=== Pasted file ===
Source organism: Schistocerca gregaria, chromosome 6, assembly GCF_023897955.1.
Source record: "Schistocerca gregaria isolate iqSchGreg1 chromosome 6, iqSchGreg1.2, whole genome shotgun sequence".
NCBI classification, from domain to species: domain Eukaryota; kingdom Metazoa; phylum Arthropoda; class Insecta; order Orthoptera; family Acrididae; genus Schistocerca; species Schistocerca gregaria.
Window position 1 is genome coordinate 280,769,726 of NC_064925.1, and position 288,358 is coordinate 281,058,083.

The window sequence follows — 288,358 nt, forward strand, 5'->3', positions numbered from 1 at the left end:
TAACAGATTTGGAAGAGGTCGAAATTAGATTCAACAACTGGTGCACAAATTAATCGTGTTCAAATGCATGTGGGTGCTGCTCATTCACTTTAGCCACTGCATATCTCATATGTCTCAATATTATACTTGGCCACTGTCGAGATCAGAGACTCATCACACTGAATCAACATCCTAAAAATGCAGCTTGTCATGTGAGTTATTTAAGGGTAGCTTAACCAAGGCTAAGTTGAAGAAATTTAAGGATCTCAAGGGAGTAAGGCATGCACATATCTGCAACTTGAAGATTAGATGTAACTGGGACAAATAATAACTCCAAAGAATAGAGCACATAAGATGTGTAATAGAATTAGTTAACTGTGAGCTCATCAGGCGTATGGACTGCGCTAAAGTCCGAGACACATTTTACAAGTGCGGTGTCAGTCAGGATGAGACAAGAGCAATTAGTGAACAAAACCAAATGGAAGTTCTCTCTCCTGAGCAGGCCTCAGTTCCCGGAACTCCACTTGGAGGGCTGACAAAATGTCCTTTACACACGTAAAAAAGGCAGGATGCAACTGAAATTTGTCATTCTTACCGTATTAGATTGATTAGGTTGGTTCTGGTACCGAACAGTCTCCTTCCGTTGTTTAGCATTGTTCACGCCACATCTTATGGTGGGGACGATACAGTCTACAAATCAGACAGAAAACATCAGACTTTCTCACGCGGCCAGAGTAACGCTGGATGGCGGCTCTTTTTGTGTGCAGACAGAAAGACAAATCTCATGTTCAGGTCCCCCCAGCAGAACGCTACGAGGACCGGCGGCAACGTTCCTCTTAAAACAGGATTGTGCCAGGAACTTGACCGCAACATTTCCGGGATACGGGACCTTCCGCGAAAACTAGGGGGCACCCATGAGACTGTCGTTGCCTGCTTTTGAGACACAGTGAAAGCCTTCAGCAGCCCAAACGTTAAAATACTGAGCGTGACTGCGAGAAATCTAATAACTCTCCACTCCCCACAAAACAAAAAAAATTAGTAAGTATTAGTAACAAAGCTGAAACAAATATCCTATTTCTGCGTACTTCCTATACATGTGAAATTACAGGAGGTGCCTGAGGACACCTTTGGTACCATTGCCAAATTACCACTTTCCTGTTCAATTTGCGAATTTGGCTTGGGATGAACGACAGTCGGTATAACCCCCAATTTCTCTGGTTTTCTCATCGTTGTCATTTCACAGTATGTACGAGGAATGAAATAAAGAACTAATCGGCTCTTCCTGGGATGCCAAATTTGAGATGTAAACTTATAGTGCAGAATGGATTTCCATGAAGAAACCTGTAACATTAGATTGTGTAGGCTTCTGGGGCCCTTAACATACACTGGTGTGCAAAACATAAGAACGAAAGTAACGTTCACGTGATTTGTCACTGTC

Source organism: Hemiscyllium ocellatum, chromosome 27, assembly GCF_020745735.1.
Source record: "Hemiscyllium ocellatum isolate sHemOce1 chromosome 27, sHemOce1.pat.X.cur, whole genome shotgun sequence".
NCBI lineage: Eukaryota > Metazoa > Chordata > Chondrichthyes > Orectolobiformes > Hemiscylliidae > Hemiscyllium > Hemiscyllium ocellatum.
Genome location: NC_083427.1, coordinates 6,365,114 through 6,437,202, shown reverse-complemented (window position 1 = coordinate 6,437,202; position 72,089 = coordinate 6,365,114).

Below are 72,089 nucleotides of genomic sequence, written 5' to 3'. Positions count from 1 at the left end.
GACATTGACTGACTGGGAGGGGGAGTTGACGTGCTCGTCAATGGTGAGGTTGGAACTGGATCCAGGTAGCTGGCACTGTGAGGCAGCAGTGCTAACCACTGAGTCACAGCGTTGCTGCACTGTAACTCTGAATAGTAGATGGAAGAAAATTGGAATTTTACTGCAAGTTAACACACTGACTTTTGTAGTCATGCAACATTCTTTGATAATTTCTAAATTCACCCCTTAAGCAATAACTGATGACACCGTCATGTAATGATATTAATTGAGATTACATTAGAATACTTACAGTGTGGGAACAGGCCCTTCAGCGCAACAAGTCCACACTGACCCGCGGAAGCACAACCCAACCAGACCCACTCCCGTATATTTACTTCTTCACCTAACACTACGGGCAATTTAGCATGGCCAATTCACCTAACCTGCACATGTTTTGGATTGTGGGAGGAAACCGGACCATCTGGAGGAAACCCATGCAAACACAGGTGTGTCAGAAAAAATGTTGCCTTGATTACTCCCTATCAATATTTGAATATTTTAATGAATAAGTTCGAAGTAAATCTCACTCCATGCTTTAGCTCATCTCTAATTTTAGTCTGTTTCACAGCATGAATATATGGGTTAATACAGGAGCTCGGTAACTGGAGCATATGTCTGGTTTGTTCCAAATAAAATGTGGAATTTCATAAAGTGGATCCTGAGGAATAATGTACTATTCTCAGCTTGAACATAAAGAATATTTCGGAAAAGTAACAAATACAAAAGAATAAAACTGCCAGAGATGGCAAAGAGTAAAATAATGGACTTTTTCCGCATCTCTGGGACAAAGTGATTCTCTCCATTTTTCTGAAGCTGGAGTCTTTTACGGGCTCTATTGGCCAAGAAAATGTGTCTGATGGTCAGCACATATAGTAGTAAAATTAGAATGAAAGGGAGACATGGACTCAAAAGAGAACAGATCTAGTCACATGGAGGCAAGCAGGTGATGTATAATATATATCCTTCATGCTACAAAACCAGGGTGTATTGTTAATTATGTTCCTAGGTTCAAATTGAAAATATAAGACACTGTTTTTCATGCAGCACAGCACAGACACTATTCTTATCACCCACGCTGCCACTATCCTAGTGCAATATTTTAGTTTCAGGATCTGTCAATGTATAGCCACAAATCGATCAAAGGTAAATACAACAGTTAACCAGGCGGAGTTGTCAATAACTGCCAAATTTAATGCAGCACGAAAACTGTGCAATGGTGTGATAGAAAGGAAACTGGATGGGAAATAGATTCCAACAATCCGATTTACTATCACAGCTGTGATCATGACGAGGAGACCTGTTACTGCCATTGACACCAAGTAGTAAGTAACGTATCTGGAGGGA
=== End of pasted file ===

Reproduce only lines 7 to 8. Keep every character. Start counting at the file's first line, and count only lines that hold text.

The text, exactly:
Source organism: Hemiscyllium ocellatum, chromosome 27, assembly GCF_020745735.1.
Source record: "Hemiscyllium ocellatum isolate sHemOce1 chromosome 27, sHemOce1.pat.X.cur, whole genome shotgun sequence".